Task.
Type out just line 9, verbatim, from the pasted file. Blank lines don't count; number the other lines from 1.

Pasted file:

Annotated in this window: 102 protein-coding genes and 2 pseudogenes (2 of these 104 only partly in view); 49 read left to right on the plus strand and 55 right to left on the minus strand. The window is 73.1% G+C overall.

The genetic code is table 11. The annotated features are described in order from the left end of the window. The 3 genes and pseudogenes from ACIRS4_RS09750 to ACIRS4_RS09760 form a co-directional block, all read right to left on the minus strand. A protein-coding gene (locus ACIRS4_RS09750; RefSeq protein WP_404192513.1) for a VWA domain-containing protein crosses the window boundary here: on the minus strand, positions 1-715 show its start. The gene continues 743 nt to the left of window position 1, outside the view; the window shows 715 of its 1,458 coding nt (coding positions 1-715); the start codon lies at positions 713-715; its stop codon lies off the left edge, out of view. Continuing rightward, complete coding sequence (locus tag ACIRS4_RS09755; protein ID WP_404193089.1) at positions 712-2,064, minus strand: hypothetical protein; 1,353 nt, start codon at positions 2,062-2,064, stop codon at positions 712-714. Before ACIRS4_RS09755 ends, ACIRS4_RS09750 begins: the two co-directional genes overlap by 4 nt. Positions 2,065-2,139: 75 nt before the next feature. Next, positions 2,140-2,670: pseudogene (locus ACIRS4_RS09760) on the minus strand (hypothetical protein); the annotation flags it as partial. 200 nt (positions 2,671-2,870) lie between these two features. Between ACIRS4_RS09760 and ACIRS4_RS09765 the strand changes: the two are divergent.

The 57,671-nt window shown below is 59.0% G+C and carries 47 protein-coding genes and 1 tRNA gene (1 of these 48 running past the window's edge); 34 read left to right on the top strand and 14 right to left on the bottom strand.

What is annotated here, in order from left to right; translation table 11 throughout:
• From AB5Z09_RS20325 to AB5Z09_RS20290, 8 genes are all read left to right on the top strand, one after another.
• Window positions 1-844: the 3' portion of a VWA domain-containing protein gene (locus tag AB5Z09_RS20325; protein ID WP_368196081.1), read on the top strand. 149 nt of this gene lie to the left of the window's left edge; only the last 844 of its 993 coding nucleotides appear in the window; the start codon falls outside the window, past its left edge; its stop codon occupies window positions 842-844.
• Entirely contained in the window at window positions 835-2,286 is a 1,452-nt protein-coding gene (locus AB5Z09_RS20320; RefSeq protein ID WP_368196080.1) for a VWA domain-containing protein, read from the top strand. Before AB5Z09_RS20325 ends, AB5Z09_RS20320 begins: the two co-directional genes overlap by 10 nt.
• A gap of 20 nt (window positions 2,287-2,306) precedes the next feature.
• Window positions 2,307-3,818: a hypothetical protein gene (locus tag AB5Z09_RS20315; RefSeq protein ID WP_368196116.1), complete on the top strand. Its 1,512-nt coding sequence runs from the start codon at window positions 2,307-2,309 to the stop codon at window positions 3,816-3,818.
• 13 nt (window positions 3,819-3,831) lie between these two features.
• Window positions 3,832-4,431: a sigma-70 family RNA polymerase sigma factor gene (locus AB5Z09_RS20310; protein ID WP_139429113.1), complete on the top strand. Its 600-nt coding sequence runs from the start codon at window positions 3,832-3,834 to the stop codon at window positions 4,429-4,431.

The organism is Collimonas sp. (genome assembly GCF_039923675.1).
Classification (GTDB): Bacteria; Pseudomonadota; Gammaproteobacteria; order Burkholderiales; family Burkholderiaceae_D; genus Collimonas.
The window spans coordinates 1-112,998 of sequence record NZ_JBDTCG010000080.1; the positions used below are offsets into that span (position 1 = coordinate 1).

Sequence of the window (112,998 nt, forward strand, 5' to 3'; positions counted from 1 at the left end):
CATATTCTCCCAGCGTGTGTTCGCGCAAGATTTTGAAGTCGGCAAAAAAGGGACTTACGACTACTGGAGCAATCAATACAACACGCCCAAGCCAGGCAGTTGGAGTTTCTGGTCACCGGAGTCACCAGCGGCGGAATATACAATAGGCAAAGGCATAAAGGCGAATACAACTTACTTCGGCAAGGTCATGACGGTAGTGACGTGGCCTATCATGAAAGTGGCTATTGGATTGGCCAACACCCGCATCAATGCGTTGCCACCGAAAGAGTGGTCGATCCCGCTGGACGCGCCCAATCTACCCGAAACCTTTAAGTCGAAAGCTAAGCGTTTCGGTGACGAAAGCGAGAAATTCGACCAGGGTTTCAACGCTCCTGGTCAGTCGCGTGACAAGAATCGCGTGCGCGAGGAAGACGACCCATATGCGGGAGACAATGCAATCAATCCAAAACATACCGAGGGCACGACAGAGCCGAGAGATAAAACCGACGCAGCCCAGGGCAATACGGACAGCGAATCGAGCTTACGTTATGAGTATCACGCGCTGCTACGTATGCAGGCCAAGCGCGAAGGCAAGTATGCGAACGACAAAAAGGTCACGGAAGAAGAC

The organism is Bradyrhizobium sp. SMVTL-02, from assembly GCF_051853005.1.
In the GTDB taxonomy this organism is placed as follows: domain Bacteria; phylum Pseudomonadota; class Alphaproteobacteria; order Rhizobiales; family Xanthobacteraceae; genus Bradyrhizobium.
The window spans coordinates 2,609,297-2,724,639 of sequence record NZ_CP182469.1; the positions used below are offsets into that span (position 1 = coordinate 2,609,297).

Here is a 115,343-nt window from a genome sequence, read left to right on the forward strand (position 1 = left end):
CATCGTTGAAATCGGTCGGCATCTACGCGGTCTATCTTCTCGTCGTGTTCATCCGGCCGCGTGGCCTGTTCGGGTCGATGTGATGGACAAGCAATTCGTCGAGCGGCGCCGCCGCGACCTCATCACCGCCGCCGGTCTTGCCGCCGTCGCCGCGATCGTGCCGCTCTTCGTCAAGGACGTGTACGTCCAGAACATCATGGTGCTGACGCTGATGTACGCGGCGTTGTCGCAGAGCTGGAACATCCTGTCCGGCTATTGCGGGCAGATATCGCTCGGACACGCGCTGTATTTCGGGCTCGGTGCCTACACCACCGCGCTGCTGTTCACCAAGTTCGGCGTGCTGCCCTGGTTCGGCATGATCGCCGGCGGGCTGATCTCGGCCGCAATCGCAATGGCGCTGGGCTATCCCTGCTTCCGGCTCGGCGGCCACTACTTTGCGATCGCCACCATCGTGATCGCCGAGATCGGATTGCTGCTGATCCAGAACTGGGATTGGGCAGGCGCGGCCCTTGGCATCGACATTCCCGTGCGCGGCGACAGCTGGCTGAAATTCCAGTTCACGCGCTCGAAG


• Window positions 2,307-3,818: a hypothetical protein gene (locus tag AB5Z09_RS20315; RefSeq protein ID WP_368196116.1), complete on the top strand. Its 1,512-nt coding sequence runs from the start codon at window positions 2,307-2,309 to the stop codon at window positions 3,816-3,818.